Common sense dictates continuous sales by the debtor for the simple reason that the debtor is reaping enormous profits without the burden of liability insurance and other expenses mandated by U.S. and local law.11 These product sales generate accounts receivable subject to enforcement under the money judgment due the judgment creditors, in which the obligors are subject to discovery.
Finding information that discloses the customers is the first step. The judgment debtor ships its product line into the U.S. market via an oceangoing carrier (“shipping lines”), truck, or train.12 The shipping companies issue bills of lading subject to Division 7 of the Uniform Commercial Code.13 The bills of lading evidence the consignor14 who is the person placing products in the possession of the shipper, and the consignee15 who is the person receiving the product. Absent the unusual or transaction through layers of parties, the consignor is the seller, exporter, distributor or manufacturer of the goods, and the consignee is the buyer (or recipient) of the goods and obligated to make payment.16 With the identity of the consignees at hand, the judgment creditor can levy on the consignees, or compel their appearance in court to testify as to any outstanding obligation which might be due. Shippers are subject to subpoena and will produce the bills of lading.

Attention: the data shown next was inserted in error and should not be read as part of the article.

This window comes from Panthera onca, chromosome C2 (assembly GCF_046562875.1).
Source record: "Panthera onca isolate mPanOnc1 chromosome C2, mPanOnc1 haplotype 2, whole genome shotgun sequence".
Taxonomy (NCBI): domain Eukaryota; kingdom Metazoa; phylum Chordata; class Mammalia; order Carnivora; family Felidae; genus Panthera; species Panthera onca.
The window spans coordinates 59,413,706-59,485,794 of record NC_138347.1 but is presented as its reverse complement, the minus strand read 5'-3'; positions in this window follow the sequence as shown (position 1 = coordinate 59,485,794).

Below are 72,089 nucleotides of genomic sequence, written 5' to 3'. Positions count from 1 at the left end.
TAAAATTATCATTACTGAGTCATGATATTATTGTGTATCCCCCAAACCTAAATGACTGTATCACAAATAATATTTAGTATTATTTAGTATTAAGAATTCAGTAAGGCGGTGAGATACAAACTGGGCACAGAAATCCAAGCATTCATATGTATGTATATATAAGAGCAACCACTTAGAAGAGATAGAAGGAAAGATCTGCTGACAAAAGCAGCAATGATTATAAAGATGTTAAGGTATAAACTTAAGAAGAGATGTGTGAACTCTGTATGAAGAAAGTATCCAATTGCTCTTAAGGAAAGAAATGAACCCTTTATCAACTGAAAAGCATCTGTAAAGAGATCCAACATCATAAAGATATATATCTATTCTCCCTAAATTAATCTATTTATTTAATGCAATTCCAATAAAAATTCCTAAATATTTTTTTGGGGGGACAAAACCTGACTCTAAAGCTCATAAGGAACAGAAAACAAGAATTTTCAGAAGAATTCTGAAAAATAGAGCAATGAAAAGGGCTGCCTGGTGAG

Aside from consumer-direct sales through the manufacturer’s Web site, the manufacturer’s primary customers might be importers, wholesalers or distributors who specialize in the type of products. Trade magazines (both paper and online) might reveal wholesale buyers of the product.
Seizing the accounts receivable or other liquid assets
With the garnishee in its sights, the judgment creditor levies upon the obligation (payment for the product) due the judgment debtor (the consignor), and owed by its customer, now called the garnishee under a garnishment (the consignee). Be aware, however, that the consignor (the manufacturer) and consignee (the buyer) might connive to evade the levy by payment through alternative means, refusing to respond to the levy, or engaging in a complete fraud.17 This is a known risk.18
If the manufacturer defends lawsuits, payments due the attorneys and settlements are subject to enforcement through a series of assignment order, levies and restraints. This is a time-consuming, tedious and detailed process of tying up the manufacturers’ entire cash flow and reaching downstream any funds that flow to the U.S. based attorneys for their fees and funds available to other U.S. claimants for settlements.
Supplemental remedies available